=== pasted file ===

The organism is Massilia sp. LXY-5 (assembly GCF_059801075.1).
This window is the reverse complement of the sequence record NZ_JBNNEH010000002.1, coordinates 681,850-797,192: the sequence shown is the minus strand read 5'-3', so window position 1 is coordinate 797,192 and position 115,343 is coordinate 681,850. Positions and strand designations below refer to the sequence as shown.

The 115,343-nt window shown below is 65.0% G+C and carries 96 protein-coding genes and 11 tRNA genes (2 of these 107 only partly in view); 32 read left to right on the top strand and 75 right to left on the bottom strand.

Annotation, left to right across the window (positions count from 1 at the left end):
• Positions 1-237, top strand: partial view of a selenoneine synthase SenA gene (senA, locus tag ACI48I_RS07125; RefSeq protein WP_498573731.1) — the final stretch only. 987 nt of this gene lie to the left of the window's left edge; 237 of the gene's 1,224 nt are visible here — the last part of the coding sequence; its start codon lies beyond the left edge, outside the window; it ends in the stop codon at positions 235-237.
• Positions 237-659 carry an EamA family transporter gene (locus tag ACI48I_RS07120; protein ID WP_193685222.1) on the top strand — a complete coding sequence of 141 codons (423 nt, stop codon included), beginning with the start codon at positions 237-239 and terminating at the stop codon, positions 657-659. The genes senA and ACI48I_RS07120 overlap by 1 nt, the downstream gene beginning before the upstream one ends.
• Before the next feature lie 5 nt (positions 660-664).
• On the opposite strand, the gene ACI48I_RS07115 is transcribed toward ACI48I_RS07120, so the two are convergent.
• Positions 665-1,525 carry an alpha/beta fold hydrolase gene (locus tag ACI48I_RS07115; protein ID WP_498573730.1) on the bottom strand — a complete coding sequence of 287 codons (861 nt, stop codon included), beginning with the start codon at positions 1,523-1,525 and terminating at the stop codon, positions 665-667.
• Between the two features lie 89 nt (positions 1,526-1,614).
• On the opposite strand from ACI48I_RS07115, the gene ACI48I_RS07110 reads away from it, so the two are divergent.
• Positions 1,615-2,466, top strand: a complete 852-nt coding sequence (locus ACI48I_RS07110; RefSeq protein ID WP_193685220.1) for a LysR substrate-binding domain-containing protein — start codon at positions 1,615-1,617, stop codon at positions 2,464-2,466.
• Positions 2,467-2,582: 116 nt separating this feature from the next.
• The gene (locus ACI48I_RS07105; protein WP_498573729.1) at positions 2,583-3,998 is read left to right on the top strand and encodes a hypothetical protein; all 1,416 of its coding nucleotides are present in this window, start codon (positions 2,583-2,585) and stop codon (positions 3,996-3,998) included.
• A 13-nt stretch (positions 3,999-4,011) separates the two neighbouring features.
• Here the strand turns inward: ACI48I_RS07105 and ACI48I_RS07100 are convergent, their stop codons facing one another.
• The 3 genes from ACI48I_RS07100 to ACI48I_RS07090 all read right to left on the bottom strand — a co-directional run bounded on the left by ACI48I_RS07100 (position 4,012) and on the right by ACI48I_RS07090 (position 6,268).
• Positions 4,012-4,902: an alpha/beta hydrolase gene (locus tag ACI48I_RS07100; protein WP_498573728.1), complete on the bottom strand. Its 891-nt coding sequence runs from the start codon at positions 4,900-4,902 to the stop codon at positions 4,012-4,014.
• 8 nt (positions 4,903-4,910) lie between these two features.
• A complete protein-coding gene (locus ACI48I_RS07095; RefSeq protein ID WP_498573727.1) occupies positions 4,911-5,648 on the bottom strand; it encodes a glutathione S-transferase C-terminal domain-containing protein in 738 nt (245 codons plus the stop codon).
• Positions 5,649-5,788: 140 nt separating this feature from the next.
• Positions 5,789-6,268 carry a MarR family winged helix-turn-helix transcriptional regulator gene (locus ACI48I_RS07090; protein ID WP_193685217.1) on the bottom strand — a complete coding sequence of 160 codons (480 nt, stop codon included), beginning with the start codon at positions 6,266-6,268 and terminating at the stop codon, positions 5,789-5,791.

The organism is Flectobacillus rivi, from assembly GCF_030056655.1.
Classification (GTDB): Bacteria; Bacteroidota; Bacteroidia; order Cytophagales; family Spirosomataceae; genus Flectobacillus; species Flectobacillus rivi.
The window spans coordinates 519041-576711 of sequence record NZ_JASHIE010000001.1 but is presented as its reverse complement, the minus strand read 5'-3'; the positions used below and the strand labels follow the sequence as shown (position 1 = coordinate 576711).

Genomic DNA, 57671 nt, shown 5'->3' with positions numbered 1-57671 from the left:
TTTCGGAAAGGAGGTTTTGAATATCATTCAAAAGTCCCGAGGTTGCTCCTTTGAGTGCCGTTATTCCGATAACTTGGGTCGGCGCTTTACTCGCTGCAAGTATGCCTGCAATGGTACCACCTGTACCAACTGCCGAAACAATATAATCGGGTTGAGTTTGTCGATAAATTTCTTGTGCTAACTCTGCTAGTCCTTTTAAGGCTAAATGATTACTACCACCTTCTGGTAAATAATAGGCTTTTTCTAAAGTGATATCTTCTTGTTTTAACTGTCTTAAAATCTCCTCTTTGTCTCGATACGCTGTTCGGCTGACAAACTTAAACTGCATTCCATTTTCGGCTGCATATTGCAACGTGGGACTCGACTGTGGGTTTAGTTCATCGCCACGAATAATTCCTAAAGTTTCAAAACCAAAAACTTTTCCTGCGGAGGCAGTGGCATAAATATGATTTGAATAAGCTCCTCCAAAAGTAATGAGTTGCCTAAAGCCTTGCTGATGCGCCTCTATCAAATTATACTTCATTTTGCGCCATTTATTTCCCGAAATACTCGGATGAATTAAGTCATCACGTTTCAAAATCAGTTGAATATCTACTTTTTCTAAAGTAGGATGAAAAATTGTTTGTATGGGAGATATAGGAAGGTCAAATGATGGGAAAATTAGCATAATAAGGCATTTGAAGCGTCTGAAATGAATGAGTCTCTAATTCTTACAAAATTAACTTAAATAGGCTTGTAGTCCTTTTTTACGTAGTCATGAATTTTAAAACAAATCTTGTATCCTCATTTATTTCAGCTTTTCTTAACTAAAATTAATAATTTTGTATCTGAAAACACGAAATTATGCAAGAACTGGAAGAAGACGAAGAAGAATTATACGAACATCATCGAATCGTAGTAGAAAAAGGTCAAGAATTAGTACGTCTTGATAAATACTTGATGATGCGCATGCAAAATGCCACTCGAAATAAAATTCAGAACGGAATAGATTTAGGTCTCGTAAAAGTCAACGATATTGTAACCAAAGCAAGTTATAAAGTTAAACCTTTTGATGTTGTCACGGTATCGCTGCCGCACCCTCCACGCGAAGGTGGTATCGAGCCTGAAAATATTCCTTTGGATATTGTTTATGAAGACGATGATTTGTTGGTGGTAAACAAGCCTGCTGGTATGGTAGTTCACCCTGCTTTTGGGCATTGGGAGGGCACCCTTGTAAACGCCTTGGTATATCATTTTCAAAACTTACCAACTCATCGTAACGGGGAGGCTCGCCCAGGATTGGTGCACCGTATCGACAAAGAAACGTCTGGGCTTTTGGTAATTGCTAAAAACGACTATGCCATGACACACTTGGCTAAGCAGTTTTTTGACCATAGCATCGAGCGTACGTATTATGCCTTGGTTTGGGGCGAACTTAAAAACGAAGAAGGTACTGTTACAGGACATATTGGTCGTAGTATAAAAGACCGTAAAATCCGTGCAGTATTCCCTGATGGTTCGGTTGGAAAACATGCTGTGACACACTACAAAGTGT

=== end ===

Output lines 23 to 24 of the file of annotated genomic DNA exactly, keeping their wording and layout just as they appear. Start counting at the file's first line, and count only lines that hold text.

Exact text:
The organism is Flectobacillus rivi, from assembly GCF_030056655.1.
Classification (GTDB): Bacteria; Bacteroidota; Bacteroidia; order Cytophagales; family Spirosomataceae; genus Flectobacillus; species Flectobacillus rivi.